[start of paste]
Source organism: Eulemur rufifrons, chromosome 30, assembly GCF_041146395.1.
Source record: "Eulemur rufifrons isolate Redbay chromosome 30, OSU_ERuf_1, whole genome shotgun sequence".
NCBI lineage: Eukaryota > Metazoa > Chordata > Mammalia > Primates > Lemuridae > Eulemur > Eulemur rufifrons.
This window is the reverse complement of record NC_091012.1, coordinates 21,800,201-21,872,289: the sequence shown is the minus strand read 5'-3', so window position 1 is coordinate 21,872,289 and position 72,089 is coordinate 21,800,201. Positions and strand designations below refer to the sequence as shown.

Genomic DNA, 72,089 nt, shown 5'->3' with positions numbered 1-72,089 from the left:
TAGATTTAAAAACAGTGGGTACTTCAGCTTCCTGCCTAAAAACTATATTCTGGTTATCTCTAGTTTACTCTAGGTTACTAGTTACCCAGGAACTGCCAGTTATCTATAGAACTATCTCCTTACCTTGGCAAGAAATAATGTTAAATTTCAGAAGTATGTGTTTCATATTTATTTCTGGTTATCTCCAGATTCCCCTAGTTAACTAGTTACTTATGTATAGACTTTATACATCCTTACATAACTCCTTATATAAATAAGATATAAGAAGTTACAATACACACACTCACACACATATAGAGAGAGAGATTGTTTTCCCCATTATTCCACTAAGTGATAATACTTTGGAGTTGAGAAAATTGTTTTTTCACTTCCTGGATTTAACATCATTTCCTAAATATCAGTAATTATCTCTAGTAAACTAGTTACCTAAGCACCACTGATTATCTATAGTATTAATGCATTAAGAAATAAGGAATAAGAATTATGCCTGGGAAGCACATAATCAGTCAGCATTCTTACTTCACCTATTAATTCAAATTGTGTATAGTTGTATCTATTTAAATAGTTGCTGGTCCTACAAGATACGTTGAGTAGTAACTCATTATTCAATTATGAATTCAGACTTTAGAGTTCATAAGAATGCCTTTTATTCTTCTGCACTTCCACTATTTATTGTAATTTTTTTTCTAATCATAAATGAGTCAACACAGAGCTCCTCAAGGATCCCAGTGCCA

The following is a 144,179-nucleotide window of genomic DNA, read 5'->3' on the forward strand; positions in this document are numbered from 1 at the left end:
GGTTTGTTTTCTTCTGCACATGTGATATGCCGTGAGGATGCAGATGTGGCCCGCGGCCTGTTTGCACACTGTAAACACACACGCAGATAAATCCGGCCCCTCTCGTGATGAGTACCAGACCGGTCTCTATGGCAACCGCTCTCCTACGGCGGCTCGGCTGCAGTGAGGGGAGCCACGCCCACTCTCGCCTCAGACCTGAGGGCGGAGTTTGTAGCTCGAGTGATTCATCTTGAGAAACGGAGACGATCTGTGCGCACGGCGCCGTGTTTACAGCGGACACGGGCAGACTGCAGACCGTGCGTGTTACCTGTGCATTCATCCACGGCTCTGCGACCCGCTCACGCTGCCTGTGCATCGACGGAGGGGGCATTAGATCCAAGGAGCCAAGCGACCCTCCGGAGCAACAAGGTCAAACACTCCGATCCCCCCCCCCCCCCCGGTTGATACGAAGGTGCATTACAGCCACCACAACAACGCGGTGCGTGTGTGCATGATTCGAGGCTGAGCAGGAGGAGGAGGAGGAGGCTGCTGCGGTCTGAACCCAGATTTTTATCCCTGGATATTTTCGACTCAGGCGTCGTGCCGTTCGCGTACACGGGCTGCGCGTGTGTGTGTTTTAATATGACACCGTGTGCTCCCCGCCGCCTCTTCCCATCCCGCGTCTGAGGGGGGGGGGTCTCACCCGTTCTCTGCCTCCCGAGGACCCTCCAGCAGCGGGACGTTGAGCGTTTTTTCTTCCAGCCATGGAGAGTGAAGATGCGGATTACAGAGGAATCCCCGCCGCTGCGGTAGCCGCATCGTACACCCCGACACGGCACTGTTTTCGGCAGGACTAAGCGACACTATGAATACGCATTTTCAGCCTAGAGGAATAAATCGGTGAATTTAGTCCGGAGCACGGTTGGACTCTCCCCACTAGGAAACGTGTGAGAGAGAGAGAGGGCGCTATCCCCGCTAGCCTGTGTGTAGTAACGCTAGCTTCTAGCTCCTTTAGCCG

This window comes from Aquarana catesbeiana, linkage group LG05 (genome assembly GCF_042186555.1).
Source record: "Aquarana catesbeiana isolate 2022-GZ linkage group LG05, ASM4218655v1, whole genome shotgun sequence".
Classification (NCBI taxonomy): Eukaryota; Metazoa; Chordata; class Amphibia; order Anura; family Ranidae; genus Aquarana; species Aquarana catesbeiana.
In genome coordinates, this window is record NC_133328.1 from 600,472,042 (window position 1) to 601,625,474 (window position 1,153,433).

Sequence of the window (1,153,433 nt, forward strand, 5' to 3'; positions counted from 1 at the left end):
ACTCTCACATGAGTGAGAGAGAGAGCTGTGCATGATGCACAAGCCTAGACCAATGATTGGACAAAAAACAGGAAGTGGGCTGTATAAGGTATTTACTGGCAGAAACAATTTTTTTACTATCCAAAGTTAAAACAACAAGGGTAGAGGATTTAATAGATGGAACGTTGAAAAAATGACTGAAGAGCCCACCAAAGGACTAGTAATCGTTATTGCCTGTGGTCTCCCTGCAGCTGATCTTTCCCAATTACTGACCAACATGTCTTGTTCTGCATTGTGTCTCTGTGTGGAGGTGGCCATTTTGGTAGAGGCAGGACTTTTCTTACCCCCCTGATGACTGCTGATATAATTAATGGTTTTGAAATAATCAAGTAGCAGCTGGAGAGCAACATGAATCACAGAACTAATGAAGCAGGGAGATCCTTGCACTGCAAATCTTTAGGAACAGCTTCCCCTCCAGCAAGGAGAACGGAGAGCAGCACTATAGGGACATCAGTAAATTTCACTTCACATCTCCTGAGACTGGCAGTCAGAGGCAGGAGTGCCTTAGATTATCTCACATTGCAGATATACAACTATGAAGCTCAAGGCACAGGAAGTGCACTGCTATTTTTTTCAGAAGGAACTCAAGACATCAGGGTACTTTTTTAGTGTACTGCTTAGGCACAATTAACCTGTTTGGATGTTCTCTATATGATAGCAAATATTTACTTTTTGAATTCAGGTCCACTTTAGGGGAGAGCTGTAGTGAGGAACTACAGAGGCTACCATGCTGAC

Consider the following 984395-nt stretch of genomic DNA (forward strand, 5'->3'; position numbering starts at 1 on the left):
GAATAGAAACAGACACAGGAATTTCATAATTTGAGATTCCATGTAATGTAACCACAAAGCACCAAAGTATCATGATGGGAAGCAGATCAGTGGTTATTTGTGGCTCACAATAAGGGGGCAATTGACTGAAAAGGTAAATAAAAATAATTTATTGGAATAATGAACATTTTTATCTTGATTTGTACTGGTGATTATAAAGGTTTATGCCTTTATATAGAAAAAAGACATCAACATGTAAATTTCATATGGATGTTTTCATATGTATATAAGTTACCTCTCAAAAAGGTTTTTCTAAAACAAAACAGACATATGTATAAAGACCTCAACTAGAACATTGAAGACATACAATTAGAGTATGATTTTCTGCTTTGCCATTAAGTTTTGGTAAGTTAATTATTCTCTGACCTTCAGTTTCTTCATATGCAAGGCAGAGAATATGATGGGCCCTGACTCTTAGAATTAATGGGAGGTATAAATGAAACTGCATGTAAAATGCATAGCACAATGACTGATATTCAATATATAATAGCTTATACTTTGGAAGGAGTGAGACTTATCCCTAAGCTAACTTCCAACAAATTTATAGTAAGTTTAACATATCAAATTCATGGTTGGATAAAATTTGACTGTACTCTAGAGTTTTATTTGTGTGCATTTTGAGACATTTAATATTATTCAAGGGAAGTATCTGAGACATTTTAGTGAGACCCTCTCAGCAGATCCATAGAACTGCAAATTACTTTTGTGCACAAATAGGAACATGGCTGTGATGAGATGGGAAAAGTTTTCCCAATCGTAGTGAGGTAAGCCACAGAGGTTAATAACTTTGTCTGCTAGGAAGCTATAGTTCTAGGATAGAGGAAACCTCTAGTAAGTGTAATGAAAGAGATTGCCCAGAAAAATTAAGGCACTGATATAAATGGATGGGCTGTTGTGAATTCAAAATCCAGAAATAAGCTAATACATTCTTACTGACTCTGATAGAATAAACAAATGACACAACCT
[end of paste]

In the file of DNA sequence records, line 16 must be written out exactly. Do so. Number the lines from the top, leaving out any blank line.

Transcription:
GAATAGAAACAGACACAGGAATTTCATAATTTGAGATTCCATGTAATGTAACCACAAAGCACCAAAGTATCATGATGGGAAGCAGATCAGTGGTTATTTGTGGCTCACAATAAGGGGGCAATTGACTGAAAAGGTAAATAAAAATAATTTATTGGAATAATGAACATTTTTATCTTGATTTGTACTGGTGATTATAAAGGTTTATGCCTTTATATAGAAAAAAGACATCAACATGTAAATTTCATATGGATGTTTTCATATGTATATAAGTTACCTCTCAAAAAGGTTTTTCTAAAACAAAACAGACATATGTATAAAGACCTCAACTAGAACATTGAAGACATACAATTAGAGTATGATTTTCTGCTTTGCCATTAAGTTTTGGTAAGTTAATTATTCTCTGACCTTCAGTTTCTTCATATGCAAGGCAGAGAATATGATGGGCCCTGACTCTTAGAATTAATGGGAGGTATAAATGAAACTGCATGTAAAATGCATAGCACAATGACTGATATTCAATATATAATAGCTTATACTTTGGAAGGAGTGAGACTTATCCCTAAGCTAACTTCCAACAAATTTATAGTAAGTTTAACATATCAAATTCATGGTTGGATAAAATTTGACTGTACTCTAGAGTTTTATTTGTGTGCATTTTGAGACATTTAATATTATTCAAGGGAAGTATCTGAGACATTTTAGTGAGACCCTCTCAGCAGATCCATAGAACTGCAAATTACTTTTGTGCACAAATAGGAACATGGCTGTGATGAGATGGGAAAAGTTTTCCCAATCGTAGTGAGGTAAGCCACAGAGGTTAATAACTTTGTCTGCTAGGAAGCTATAGTTCTAGGATAGAGGAAACCTCTAGTAAGTGTAATGAAAGAGATTGCCCAGAAAAATTAAGGCACTGATATAAATGGATGGGCTGTTGTGAATTCAAAATCCAGAAATAAGCTAATACATTCTTACTGACTCTGATAGAATAAACAAATGACACAACCT